For this reason, neither I nor likely anyone you know has replaced their PDA with a model that has fewer features, even when less-capable models cost less and are easier to use. The resistance to reduced functionality, regardless of its other benefits, is ingrained. And for this reason, thin clients that impose diminished desktop functionality are, in my opinion, doomed to remain locked into defined market niches.

(Another compelling example might be the Apple iPhone. Despite an enormous price premium, buyers queued up to get access to the new technology. How many of those buyers already owned a mobile phone? I am guessing that penetration, as the telecom industry calls it, was greater than 100 percent. That is, the total number of cell phones used by first time iPhone buyers was greater than the number of buyers-meaning that few, if any, were buying the iPhone as their first phone. So, any concepts that green or simplicity or even pricing will trump features is likely counter market for the consumer.)

The New Thin Clients

Recently, a new movement towards fully functional, easy-to-mange, thin clients began to emerge with the advent of virtualization. In this scenario, the only desktop hardware consists of the monitor, keyboard, and mouse. These devices use a connection to a virtual machine (VM) running on a server in the IT center. This VM contains the software and functionality users would enjoy if they had a conventional hardware desktop PC. The connection from the monitor and other peripherals to the VM is done over a LAN cable, which is sufficiently fast for all but the most demanding applications.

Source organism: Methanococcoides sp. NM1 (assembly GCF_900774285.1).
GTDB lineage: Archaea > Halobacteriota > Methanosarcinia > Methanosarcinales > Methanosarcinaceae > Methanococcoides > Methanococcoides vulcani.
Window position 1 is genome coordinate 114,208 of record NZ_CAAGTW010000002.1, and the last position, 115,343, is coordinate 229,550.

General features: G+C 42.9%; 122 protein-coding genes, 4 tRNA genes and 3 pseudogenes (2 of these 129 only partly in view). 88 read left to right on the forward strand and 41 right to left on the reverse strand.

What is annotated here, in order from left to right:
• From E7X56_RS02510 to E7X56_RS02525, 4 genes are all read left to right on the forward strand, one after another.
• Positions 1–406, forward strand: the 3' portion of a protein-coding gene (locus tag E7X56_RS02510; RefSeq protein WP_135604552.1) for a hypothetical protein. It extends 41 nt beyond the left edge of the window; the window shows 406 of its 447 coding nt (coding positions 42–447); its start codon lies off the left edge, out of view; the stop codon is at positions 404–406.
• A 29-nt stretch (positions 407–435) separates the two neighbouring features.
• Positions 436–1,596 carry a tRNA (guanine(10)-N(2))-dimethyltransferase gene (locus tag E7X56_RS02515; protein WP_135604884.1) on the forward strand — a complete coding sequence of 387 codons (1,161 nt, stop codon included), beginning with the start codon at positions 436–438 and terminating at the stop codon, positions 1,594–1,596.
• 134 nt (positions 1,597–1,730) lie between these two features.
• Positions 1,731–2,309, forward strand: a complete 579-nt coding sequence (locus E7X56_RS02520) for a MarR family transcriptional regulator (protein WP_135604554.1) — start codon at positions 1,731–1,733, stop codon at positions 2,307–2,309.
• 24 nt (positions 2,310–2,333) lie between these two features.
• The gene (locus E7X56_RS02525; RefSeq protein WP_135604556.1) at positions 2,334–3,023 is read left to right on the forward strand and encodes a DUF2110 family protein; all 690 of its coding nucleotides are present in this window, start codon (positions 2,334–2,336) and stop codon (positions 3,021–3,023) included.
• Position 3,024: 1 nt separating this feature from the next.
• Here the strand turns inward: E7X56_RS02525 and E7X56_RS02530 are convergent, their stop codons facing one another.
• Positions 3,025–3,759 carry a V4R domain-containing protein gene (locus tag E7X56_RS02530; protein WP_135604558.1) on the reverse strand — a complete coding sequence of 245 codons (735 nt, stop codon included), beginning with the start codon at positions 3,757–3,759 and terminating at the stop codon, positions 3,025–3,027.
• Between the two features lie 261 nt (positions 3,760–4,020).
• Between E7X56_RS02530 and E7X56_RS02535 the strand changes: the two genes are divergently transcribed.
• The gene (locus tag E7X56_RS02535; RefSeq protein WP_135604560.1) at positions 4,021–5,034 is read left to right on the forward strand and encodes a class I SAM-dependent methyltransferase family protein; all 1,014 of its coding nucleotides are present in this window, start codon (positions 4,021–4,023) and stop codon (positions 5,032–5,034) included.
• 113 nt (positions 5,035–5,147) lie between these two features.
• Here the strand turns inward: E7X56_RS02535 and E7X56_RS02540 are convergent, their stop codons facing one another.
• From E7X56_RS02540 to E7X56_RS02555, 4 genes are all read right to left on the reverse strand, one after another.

This arrangement means that without any investment in additional hardware (save a desktop to LAN connection box), the user has the ultimate thin client -- no computer, no operating system, no device drivers -- while benefitting from a fully capable PC. Needless to say, by removing the PC from the desktop, this solution saves substantially on power consumption.

However, for many sites, the key benefit will be the reduced TCO of a PC: with no hardware to tend, and all the software running in the datacenter, IT has to spend much less on managing and administering desktops. The savings are sure to trump the green economic benefits, and they should be the primary driver. The reduced power consumption is an additional bonus.

PanoLogic, a recent start-up, offers this solution. Ncomputing has a similar solution but it does not use virtualization; instead it uses terminal software to host the PCs. While I have not compared the two solutions, my tendency is to prefer virtualization to terminal services, as I view virtualization as more flexible, easier to manage, and more efficient. I suspect other vendors will come to market delivering similar functionality and, I suspect, relying mostly on virtualization.

Andrew Binstock's blog on software and technical matters can be found at http://binstock.blogspot.com.